The overtime periods dragged on with the players becoming increasingly more exhausted. Despite the difficulties, one player managed to finally break the all-null tie. At 16:30 of the sixth overtime, Detroit rookie Modere Mud Bruneteau shot on the Maroons’ net, and the puck bobbled up over Lorne Chabot's foot to break the scoreless deadlock. The right winger had been called up from the Detroit Olympics for that season and then remained with the Red Wings until 1946. Detroit's goalie Normie Smith had been considered the team's weakest link, but he blocked 90 shots to earn the NHL's longest shutout. In total, the game lasted 176 minutes and 30 seconds.
|1935-36 NHL Awards|
|O'Brien Trophy:||Montreal Maroons|
|Prince of Wales Trophy:||Detroit Red Wings|
|Calder Memorial Trophy:||Mike Karakas, Chicago Black Hawks|
|Hart Memorial Trophy:||Eddie Shore, Boston Bruins|
|Lady Byng Memorial Trophy:||Doc Romnes, Chicago Black Hawks|
|Vezina Trophy:||Tiny Thompson, Boston Bruins|
|First Team||Position||Second Team|
|Tiny Thompson, Boston Bruins||G||Wilf Cude, Montreal Canadiens|
|Eddie Shore, Boston Bruins||D||Earl Seibert, Chicago Black Hawks|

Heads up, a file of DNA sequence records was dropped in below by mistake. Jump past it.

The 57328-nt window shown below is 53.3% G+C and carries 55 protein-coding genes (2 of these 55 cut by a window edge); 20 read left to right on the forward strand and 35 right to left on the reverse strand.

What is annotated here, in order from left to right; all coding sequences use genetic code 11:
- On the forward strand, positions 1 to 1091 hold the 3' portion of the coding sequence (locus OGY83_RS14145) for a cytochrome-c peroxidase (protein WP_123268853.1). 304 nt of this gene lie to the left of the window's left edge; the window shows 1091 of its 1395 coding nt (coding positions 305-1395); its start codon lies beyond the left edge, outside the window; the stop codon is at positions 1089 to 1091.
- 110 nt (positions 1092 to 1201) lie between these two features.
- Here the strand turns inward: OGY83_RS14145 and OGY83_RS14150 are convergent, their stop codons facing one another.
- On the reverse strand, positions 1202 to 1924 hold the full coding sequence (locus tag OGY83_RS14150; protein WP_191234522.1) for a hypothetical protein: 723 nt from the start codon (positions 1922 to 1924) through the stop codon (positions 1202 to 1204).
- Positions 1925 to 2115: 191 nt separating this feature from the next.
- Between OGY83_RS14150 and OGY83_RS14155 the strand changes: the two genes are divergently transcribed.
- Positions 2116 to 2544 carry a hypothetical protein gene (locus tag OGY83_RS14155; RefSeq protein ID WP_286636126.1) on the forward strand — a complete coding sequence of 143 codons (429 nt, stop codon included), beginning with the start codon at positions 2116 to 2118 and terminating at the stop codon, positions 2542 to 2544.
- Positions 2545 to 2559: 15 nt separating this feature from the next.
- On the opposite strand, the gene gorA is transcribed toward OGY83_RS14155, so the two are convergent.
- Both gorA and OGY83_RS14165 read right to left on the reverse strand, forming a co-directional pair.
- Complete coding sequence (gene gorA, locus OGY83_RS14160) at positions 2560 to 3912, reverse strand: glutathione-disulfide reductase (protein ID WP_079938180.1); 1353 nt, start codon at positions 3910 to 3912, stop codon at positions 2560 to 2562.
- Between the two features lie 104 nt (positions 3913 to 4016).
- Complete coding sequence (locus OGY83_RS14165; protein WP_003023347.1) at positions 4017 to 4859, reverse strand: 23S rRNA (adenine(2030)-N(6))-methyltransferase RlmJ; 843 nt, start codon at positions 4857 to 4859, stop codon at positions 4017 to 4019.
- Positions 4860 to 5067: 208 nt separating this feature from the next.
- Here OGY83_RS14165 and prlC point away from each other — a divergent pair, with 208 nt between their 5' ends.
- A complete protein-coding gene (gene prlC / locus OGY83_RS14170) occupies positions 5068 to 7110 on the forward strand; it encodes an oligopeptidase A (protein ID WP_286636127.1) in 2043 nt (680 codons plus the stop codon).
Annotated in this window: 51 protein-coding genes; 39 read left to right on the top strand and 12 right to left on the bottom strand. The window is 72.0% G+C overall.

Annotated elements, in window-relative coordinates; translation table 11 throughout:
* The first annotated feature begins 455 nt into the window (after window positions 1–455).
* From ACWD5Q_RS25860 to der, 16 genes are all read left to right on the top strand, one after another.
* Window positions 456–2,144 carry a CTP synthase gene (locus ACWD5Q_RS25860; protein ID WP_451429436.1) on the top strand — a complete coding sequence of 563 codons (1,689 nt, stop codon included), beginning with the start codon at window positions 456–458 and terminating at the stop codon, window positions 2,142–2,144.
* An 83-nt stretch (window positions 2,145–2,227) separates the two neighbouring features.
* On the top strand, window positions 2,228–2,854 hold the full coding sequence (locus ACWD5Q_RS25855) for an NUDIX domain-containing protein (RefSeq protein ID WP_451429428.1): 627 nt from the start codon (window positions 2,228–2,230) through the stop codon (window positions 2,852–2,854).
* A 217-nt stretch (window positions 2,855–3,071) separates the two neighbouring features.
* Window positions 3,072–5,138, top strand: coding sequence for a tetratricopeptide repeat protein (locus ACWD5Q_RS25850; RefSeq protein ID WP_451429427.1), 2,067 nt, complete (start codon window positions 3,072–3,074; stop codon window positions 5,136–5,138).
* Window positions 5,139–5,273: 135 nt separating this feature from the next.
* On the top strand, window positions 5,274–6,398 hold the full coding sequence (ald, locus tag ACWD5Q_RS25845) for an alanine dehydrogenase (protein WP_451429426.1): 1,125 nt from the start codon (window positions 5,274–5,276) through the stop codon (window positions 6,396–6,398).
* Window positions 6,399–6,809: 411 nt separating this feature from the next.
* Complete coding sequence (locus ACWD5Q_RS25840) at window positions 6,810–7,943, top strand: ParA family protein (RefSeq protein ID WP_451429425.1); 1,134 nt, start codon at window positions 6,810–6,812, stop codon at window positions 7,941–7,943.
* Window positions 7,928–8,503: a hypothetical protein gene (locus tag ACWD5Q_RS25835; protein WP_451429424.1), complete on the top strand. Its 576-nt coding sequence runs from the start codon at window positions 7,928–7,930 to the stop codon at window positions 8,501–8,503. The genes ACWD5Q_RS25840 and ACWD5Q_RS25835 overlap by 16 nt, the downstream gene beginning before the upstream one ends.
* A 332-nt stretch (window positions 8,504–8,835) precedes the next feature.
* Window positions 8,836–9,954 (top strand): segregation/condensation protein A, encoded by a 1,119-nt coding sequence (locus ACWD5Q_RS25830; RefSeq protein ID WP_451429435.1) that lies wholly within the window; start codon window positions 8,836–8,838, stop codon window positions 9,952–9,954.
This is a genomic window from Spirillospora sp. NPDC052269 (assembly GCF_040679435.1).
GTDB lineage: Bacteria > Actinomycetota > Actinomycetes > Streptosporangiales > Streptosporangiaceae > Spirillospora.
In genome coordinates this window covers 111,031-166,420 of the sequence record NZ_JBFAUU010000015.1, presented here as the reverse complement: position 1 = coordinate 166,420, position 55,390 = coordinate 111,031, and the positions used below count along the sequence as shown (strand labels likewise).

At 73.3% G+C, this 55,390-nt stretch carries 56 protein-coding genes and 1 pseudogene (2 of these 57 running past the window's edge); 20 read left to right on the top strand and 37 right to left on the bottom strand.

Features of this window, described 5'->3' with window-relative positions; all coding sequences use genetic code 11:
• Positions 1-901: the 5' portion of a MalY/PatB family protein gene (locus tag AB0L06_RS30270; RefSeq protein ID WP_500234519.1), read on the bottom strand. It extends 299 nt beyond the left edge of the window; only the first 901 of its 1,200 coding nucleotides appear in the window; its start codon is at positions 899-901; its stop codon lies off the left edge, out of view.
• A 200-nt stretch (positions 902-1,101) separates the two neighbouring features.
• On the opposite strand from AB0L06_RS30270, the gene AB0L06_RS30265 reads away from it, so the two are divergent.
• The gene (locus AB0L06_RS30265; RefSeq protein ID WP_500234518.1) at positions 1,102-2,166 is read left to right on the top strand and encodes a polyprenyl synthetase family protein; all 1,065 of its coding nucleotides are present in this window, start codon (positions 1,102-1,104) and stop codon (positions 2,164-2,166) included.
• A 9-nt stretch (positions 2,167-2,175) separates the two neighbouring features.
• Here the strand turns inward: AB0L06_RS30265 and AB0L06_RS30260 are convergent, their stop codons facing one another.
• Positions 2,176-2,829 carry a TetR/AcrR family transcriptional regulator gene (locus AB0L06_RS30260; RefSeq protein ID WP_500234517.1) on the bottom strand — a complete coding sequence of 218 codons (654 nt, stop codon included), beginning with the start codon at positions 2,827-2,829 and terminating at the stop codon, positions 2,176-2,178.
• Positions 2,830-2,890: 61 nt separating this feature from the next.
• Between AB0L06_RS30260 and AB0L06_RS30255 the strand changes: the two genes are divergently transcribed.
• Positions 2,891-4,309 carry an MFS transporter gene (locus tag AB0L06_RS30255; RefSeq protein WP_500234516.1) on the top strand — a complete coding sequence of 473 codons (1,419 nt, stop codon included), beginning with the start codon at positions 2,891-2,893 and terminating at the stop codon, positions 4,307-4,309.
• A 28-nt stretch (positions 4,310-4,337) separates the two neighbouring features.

|Babe Siebert, Boston Bruins||D||Ebbie Goodfellow, Detroit Red Wings|
|Hooley Smith, Montreal Maroons||C||Bill Thoms, Toronto Maple Leafs|
|Charlie Conacher, Toronto Maple Leafs||RW||Cecil Dillon, New York Rangers|
|Sweeney Schriner, New York Americans||LW||Paul Thompson, Chicago Black Hawks|
|Lester Patrick, New York Rangers||Coach||Tommy Gorman, Montreal Maroons|
The following is a list of players of note who played their first NHL game in 1935-36 (listed with their first team, asterisk(*) marks debut in playoffs):
- Ray Getliffe, Boston Bruins
- Woody Dumart, Boston Bruins
- Mike Karakas, Chicago Black Hawks
- Mud Bruneteau, Detroit Red Wings
- Alex Shibicky, New York Rangers
- Babe Pratt, New York Rangers
- Neil Colville, New York Rangers
- Phil Watson, New York Rangers
- Reg Hamilton, Toronto Maple Leafs
The following is a list of players of note that played their last game in the NHL in 1935-36 (listed with their last team):
- Joe Primeau, Toronto Maple Leafs
- "Ottawa Interests Through;NHL Purchases Franchise", Toronto Star, October 16,1935
|1935–36 NHL season by team|
|Canadian||Montreal Canadiens • Montreal Maroons • NY Americans • Toronto|
|American||Boston • Chicago • Detroit • NY Rangers|
|See also||1936 Stanley Cup Finals|
|National Hockey League|